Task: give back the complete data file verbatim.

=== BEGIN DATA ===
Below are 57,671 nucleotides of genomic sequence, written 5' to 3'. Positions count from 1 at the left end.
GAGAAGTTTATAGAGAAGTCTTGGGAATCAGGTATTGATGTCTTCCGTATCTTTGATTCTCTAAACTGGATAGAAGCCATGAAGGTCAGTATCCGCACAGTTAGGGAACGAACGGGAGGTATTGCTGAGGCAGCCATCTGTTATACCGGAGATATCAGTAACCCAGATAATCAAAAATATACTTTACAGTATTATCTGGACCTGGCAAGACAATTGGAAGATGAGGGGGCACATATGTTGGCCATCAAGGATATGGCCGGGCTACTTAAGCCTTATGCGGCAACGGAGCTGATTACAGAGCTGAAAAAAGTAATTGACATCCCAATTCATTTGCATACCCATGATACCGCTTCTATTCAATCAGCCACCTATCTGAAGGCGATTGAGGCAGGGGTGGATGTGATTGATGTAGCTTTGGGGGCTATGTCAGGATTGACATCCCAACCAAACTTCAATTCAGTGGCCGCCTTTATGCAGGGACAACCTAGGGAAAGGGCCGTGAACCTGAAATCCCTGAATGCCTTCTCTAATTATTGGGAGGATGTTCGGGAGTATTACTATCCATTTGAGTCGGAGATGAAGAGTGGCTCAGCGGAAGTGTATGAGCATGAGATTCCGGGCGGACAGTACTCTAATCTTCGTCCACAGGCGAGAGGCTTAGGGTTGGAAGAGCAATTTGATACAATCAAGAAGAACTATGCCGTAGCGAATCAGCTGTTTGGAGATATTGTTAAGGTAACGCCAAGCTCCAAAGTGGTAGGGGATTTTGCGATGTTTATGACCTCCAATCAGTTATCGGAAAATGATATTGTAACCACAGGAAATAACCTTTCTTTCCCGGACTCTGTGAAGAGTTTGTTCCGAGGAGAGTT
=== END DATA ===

Below are 57,671 nucleotides of genomic sequence, written 5' to 3'. Positions count from 1 at the left end.
GAGAAGTTTATAGAGAAGTCTTGGGAATCAGGTATTGATGTCTTCCGTATCTTTGATTCTCTAAACTGGATAGAAGCCATGAAGGTCAGTATCCGCACAGTTAGGGAACGAACGGGAGGTATTGCTGAGGCAGCCATCTGTTATACCGGAGATATCAGTAACCCAGATAATCAAAAATATACTTTACAGTATTATCTGGACCTGGCAAGACAATTGGAAGATGAGGGGGCACATATGTTGGCCATCAAGGATATGGCCGGGCTACTTAAGCCTTATGCGGCAACGGAGCTGATTACAGAGCTGAAAAAAGTAATTGACATCCCAATTCATTTGCATACCCATGATACCGCTTCTATTCAATCAGCCACCTATCTGAAGGCGATTGAGGCAGGGGTGGATGTGATTGATGTAGCTTTGGGGGCTATGTCAGGATTGACATCCCAACCAAACTTCAATTCAGTGGCCGCCTTTATGCAGGGACAACCTAGGGAAAGGGCCGTGAACCTGAAATCCCTGAATGCCTTCTCTAATTATTGGGAGGATGTTCGGGAGTATTACTATCCATTTGAGTCGGAGATGAAGAGTGGCTCAGCGGAAGTGTATGAGCATGAGATTCCGGGCGGACAGTACTCTAATCTTCGTCCACAGGCGAGAGGCTTAGGGTTGGAAGAGCAATTTGATACAATCAAGAAGAACTATGCCGTAGCGAATCAGCTGTTTGGAGATATTGTTAAGGTAACGCCAAGCTCCAAAGTGGTAGGGGATTTTGCGATGTTTATGACCTCCAATCAGTTATCGGAAAATGATATTGTAACCACAGGAAATAACCTTTCTTTCCCGGACTCTGTGAAGAGTTTGTTCCGAGGAGAGTT